Amis: It’s a process of very rapid refinement. I was really into storytelling when I was younger. I loved games that told stories. I loved Final Fantasy VII. I loved Xenogears. I loved the way Shadow Of The Colossus told stories, but in a different way. I think that game might have been part of what started to change me. I went from really being passionate about my own stories—what I now call “developer stories,” which are the stories that people who make the games want to tell. Then I shifted toward “player stories,” the stories that players tell themselves or their friends after they play the game. The stuff you find after a great game of basketball. When people talk about it later, what do they say? That’s something that only games can do, creating player stories.
With Final Fantasy VII, the storytelling is unique but still authorial. It’s the developers telling you what happened. But in an interactive medium, that doesn’t make a whole lot of sense. I think the times I’ve been most frustrated playing a game is when I’m making choices, and the game’s letting me—that’s really interesting—but then I get to a point where they haven’t come up with the content needed for the choice I want to make. I just run into the wall, and they’re like, “Ahh, sorry, you can’t actually do that.” That is sadness.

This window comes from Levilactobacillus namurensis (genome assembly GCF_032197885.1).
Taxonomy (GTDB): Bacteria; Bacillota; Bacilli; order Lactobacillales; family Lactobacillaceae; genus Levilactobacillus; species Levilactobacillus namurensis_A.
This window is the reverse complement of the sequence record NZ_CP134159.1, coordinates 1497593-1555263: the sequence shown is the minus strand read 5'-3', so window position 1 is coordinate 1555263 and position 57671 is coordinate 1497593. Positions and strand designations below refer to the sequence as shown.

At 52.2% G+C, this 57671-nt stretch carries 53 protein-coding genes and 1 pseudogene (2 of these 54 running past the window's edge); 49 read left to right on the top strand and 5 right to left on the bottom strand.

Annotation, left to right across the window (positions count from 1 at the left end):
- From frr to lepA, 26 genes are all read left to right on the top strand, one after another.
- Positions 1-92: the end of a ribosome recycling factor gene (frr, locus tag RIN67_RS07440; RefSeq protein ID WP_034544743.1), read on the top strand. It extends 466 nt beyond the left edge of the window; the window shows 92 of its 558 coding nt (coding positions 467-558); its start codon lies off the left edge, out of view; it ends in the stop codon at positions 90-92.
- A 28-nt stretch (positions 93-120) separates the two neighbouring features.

Gameological: Why do you think it’s so difficult for an authorial voice to exist next to that player voice? That audience storytelling.
Amis: Oh man, I’ve got a line for you: It’s the Uncanny Valley Of Choice.
Gameological: All right. Explain to me what the Uncanny Valley Of Choice is.
Amis: I certainly will. Just like the Uncanny Valley of making people look realistic, where the closer you get the more they seem like animated corpses, the Uncanny Valley Of Choice is what happens when the more choices you appear to be giving the player, but have scripted outcomes for them, the more the player expects that they can do anything. In Fallout 3, I thought I could be anybody, go anywhere, but eventually, always, the built-up expectation can’t possibly be satisfied. Because it’s a promise of absolute freedom. So when I finally hit that wall, it is so much more dissatisfying than not being able to run to the left in the Mario video games.